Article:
About a year ago on a rainy day, I decided to visit Copp’s Hill Burying Ground in Boston to find Ms. Phillis Wheatley’s headstone. I found nothing. I searched for about two hours, studying each old stone with faded words and broken corners, and at one point my eyes started to water. I was holding a single rose I purchased in a flower shop that morning. A year prior to this in 2017, I was a year out of college, really unmotivated to write poetry and feared to not ever be published. During that April, I attended a panel event featuring poets and scholars, Nicole Terez Dutton, L’Merchie Frazier, Regie Gibson, Barbara Lewis, and Askia Toure. At one point, Phillis Wheatley was brought up, and although I heard about her, I knew nothing about her story or her success as an enslaved black poet. This inspired me deeply, and I rushed to see her monument in the middle of Commonwealth Avenue, as part of the Boston Women’s Memorial. Back to the burying ground, my eyes watered because I didn’t want to believe that she was forgotten and unmarked. I felt like the monument just wasn’t enough. For Phillis Wheatley to be the pioneer of Black literature, publish her first and only book when she was around 20 years old and was known as the most famous “negro” at the time of 1773, she is not widely known and celebrated today. I want to change that.
The first time I heard about Phillis Wheatley was either my sophomore or freshman year of college. At the time, I was searching on Google for Black poets that were from Boston, and she was one of the first that popped up. If you don’t know, Wheatley is the first African-American poet and author, in general, to ever publish a book back in 1773. The craziest thing is the fact that she was enslaved while all of this happened. According to the book, Phillis Wheatley: Biography of a Genius in Bondage by Vincent Carretta, she was brought to Boston when she was 7 or 8 years old, along with 70+ survived African people in a slave ship, ironically called the Phillis. John and Susanna Wheatley bought her soon after, and 12 years later she became a published author. It wasn’t easy though, Phillis actually had her book published in England because she couldn’t get it published in America, even after proving to 17 white politicians of her authorship.
Sadly, she does remain a mystery in a lot of ways, and that day at the burying ground hit me very hard. It is said in multiple sources that Phillis was poor, a free woman, and married at the time of her death — and within the last years of her life, she couldn’t find a way to publish more poems. I remember pacing from one side of the burying ground to the other, wondering how Alice Walker found Zora Neale Hurston’s grave that was unmarked. I wanted to find Phillis’ so bad, and I just imagined how her last days might have been. I have so many questions like: where was the Wheatley family? Can I meet a relative of that family today? Why didn’t she stay in England after her book of poems was published? Why didn’t anyone preserve her poems and items after her death? Did Boston value her as a free woman?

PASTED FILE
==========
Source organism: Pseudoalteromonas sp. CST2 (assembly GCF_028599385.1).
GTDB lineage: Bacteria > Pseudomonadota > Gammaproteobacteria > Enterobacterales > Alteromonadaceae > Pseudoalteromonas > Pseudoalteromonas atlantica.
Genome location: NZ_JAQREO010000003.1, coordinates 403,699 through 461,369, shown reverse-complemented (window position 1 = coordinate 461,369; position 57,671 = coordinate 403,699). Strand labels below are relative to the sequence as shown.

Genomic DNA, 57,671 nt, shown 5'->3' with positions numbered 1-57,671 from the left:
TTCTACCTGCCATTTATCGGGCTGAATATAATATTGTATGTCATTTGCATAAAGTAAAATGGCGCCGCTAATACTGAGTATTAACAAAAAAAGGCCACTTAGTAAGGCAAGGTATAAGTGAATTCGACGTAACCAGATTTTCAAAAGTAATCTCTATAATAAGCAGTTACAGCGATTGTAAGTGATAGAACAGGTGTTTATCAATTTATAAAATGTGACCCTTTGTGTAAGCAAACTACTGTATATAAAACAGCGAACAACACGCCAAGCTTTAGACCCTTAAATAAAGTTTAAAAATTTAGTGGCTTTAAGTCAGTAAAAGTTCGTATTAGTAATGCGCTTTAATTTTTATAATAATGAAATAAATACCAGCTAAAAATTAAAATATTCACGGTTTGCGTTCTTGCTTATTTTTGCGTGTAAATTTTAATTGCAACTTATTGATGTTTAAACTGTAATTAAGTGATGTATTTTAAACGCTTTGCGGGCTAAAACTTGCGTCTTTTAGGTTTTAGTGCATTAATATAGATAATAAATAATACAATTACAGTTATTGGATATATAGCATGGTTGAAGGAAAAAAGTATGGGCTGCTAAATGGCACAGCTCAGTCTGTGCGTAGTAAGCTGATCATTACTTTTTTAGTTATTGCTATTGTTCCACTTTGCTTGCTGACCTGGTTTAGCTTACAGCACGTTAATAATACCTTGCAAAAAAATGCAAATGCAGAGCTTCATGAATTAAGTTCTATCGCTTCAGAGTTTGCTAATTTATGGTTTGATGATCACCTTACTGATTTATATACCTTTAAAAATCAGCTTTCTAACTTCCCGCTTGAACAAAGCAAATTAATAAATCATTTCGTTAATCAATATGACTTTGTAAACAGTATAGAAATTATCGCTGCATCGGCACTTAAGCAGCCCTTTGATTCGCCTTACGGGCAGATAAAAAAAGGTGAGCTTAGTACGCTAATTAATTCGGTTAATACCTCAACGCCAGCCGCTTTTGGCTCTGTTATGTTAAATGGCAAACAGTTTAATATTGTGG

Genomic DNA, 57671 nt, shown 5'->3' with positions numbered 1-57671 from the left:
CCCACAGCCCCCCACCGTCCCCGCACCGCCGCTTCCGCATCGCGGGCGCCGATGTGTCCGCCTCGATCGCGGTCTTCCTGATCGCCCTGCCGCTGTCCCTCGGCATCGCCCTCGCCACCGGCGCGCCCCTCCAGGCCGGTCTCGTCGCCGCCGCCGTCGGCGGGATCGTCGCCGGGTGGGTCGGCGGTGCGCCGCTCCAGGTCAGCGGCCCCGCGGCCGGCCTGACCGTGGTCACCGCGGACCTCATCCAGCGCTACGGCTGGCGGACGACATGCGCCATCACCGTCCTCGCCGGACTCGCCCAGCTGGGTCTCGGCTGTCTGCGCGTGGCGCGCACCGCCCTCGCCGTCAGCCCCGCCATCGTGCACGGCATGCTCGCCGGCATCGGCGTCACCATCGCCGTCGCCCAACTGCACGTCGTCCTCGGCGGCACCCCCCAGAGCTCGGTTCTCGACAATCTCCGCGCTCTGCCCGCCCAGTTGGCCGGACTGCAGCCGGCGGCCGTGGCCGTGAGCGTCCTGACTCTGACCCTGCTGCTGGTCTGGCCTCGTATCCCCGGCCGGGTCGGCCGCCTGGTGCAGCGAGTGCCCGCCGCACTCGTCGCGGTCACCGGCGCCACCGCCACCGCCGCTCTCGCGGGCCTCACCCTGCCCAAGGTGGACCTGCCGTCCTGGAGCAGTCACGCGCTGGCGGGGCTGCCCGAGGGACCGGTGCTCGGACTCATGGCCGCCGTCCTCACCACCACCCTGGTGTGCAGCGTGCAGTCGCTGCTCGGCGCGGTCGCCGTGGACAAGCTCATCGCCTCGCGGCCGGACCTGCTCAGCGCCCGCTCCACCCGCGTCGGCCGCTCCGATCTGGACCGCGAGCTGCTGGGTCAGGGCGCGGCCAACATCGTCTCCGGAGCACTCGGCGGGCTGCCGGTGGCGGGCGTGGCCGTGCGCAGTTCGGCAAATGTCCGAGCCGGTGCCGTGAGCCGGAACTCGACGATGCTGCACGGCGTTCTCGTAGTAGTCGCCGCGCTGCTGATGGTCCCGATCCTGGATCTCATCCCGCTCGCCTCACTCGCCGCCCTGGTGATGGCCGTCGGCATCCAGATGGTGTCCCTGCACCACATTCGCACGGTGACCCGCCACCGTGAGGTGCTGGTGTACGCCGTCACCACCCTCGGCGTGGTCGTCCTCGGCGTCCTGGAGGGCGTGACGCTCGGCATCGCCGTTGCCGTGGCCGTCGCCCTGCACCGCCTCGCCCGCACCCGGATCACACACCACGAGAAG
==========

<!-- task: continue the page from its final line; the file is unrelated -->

As she was known for her heavily religious-based poetry to politicians and members in her community, I often wonder what contemporary Black poets think of her. As a poet, I often feel the pressure to explain traumas and experiences as a Black woman, and for Phillis, I don’t think she would be published if she did that at a high level. However, her work is revolutionary. I will forever wonder what she wrote as a free woman, and how she envisioned her career to be. I want people to start talking about her, especially those who are writers and poets of color. In the year of 2019, which is about 246 years later after Wheatley’s book Poems on Various Subjects, Religious and Moral, was published, I think it’s time to dig into this poet and truly honor her in the way that she hasn’t been honored before.
Just two weeks ago, I visited the Smithsonian National Museum of African American History and Culture in Washington D.C., and I found her exhibit. I was so happy. A few of my colleagues told me last year about her being a part of the history exhibit, and I was grateful to just stare at it for a good five minutes. It’s beautiful to know that she is not forgotten in museums, but I wish there was more I could do. One of my ideas is to see if she can have an honorable headstone at one of the burying grounds in Beacon Hill, or a plaque there in honor of her. It’s so important to me that there’s at least a place other than the Commonwealth, where people can pay their respects to this pioneer.
I currently own four books regarding Phillis, which are The Collected Works of Phillis Wheatley , edited by John Shields, the biography I mentioned above by author Vincent Carretta, Wheatley’s full-length book, Poems on Various Subjects, Religious and Moral, and The Trials of Phillis Wheatley: America’s First Black Poet and Her Encounters by Henry Louis Gates Jr. I hope to document my discoveries and reflections on her over the course of this year and spread the word. She has opened the doors for Maya Angelou, Nikki Giovanni, Lucille Clifton, Eve L. Ewing, and many other Black female authors to be taken seriously as a poet.
I’m on a mission to preserve her legacy in Boston, and as a poet, I thank her for inspiring me to not give up on my work or creativity.
An older version of this piece was published on Serina’s blog, The Rina Collective, on April 21, 2018.